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SC Grants Interim Relief to Students Who Opposed Age Limit for NEET

SC Grants Interim Relief to Students Who Opposed Age Limit for NEET

New Delhi: The Supreme Court has granted interim relief to students who challenged a new clause inserted in the Graduate Medical Education Regulations, which sets an upper age limit for taking medical entrance examinations.

The Medical Council of India (MCI) had placed a cap of 25 years (for the general category) and 30 years (for the reserved category) for candidates taking the National Eligibility and Entrance Test-Under Graduate (NEET-UG) examinations. A group of petitioners opposed the regulation in the Supreme Court.

A number of students had earlier moved the Delhi high court opposing these changes in admission norms. The high court, however, held the MCI norms to be “legal and valid”. It reasoned that there were a limited number of MBBS seats for a large pool of aspirants. Younger students were then at a disadvantage, because older students could try multiple times and would have had more time to prepare.

The petition before the Supreme Court had challenged this explanation. The last date for filing applications for NEET-UG this year is November 30. The court has directed the National Testing Agency to accept applications from candidates above the age of 25. The case will next be heard in February.

‘HC applied wrong test for ascertaining constitutionality’

The petition submitted that the high court applied the wrong test for ascertaining constitutionality, as a law that seeks to differentiate between categories must first be shown to be based on distinguishing characteristics.

The petitioners stated that the MCI had argued that last year, there were over 11 lakh candidates for 61,020 MBBS seats.

Also read: Spate of Favourable Court Orders Ensure PwD Students Get Rightful Place in MBBS

“The MCI has, without conducting any study and without any empirical basis, opined that this is affecting selection of meritorious students as older students can give many tries for the examination. Even if the same is accepted, which it cannot as it is not based on any systematic study or empirical reasoning, the same would, at best, be acceptable logic for limiting the number of tries and not for imposing an upper age-limit,” the appeal reasoned.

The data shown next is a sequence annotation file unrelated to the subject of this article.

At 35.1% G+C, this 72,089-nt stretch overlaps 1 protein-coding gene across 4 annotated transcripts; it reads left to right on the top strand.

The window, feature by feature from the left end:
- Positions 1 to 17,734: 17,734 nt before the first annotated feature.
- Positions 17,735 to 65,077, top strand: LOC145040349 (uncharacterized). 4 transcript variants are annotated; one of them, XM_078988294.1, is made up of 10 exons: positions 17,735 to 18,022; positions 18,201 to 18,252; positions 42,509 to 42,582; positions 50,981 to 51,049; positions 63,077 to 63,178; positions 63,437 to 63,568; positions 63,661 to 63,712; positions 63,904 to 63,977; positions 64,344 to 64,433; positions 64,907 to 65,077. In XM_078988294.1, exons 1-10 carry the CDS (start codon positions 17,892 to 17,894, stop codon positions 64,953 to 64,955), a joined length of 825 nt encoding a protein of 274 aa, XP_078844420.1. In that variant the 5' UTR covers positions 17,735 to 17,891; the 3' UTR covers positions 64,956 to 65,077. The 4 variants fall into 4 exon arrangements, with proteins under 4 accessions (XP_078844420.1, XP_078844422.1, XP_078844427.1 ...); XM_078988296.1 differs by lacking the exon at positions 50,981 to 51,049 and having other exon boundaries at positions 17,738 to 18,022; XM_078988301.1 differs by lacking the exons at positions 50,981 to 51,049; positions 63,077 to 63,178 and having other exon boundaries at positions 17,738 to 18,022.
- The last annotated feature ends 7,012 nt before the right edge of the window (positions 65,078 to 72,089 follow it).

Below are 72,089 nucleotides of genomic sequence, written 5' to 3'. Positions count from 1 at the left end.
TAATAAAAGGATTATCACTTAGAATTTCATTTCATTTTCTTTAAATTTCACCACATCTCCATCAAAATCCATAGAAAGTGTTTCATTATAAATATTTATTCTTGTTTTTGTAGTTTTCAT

‘No age limit for admissions to AIIMS, JIPMER’

Terming the age limit “wholly arbitrary”, the petition also highlighted that admissions procedures in some of the most reputed medical institutions of the country were not governed by MCI regulations. It said that in the All India Institute of Medical Sciences (AIIMS) and Jawaharlal Institute of Postgraduate Medical Education and Research (JIPMER), there is no age limit for appearing in the entrance examination.

Therefore, the petitioners said, it will be patent discrimination if in MBBS courses other than in these institutions, those above 25 years of age will not even be able to compete.

Age bar was scrapped in 2017

The petition also recalled that the age limit was introduced by the MCI for NEET-UG 2017 exam as well, but when it was challenged before the Supreme Court, the Council had decided to scrap it, saying the country was facing a shortage of doctors.

Also read: Data of Hundreds of Thousands of NEET Candidates Leaked Online, Put up for Sale